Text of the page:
• The Inside Line

Strategy and diplomacy

Kate Walker
October 27, 2013
A selection of the haves (top row) and have-nots (bottom row) in F1 © Sutton Images
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From 2014 onwards, Formula One will be divided into haves and have-nots - those teams on the Strategy Group, and those left out in the cold. The six teams with a seat on the board, so to speak, will be in a position to influence the sport's strategy moving forward, while those not will have to trust that their interests are being represented by their colleagues (and competitors).

It's a lot to ask of a group of teams who have found themselves unable to defend the common interest in areas as varied as cost reduction and control, in-season tyre testing, and securing a share of the sport's impressive profits.

But to hear the teams speak on the record, as they did on Friday in India, there's nothing to worry about. The smaller (read: poorer) teams have faith that the five legacy teams - Ferrari, McLaren, Williams, Mercedes, and Red Bull - plus the best-placed of the remaining teams will serve the common good.

That faith is not entirely misplaced. After all, four of the Strategy Group teams have technology partnerships, customer relationships, and the like with the minnows. Should Marussia go out of business, for example, both McLaren and Ferrari will see a drop in income. Red Bull is naturally keen to protect the interests of Toro Rosso.

There are also fail-safes in place to protect all of the teams - the Strategy Group is the forum where changes are to be debated, but it does not supplant the F1 Commission, which is composed of all eleven teams and which has veto power over any proposals. Should the F1 Commission reject an idea mooted by the Strategy Group they must then go back to the drawing board and redraft until an agreeable solution is found.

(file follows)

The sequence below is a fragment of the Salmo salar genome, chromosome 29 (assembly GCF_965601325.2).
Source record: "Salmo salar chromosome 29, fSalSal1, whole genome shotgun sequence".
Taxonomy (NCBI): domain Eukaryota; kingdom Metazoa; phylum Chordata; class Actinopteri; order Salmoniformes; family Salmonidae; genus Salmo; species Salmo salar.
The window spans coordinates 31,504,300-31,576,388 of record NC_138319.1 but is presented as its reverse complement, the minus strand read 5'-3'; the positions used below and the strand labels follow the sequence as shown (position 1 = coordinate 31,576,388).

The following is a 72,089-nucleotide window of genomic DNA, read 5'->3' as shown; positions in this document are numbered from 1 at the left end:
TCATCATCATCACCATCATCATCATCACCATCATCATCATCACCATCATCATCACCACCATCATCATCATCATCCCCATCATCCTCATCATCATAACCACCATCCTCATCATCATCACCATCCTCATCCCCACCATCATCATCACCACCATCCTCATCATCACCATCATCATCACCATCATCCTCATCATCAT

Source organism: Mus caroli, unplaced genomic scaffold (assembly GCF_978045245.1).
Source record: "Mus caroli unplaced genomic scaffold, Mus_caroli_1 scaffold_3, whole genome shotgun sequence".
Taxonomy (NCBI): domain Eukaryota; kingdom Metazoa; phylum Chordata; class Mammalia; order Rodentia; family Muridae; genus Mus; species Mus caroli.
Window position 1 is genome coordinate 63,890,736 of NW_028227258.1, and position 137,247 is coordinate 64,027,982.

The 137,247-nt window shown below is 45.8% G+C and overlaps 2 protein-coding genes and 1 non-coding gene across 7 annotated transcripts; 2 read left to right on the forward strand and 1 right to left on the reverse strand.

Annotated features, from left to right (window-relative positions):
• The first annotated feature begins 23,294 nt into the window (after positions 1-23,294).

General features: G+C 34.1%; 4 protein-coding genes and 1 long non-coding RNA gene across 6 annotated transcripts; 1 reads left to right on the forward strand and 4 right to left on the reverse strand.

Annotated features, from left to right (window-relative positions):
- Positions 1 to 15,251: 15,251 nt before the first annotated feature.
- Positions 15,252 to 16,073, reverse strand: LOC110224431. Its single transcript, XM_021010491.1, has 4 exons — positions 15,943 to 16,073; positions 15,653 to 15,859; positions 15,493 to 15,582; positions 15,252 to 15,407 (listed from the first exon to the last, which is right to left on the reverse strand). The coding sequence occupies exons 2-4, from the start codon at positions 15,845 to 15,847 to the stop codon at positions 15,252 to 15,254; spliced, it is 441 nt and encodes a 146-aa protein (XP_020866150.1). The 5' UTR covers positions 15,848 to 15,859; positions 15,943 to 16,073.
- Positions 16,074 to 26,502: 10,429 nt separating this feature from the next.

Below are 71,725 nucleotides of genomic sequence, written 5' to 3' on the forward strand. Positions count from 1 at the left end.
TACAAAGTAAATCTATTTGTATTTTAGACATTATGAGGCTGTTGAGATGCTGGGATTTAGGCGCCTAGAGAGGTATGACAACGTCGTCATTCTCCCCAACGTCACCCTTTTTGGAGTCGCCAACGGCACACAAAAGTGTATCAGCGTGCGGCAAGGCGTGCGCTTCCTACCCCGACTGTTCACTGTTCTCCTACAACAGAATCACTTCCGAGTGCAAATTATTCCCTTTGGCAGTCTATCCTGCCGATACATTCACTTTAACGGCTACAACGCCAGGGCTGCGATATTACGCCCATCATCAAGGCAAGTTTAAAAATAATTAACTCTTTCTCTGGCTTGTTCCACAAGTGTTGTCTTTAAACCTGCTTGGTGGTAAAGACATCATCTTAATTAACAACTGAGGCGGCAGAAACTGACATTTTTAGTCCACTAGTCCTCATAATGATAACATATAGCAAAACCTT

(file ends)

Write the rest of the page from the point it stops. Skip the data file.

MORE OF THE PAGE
Despite these fail-safes, however, the Strategy Group is flawed as it currently stands. First and foremost is the concept of legacy teams, a definition that somehow allows for the inclusion of Mercedes and Red Bull - neither of which has logged a decade in the sport in their current guises - and the exclusion of Sauber, with its twenty year history in Formula One.

Speaking in the Friday press conference in India, Red Bull team principal Christian Horner said that "the strategic group is made up of teams that have made a firm commitment to the sport for many years to come". But all eleven teams have now signed commercial agreements tying them to F1 until 2020. There is no word of any sort of separate agreement between Red Bull and the commercial rights holder or FIA committing them to the sport beyond that date, nor of similar agreements with any of the other five legacy teams.

If the F1 Strategy Group is to be truly representative of the teams, it should be made up of a mix of outfits with budgets large and small, of independents/privateers and those teams backed or owned by the major manufacturers. Front-runners, back-markers, and mid-fielders should all have a voice, as they all have different strategic interests.

As it currently stands, the F1 Strategy Group is almost entirely top-heavy, with Williams the only team running near the back with an average budget. The group's composition lacks balance, and as any student of elementary physics will tell you, unbalanced objects eventually topple and fall.

© ESPN Sports Media Ltd.

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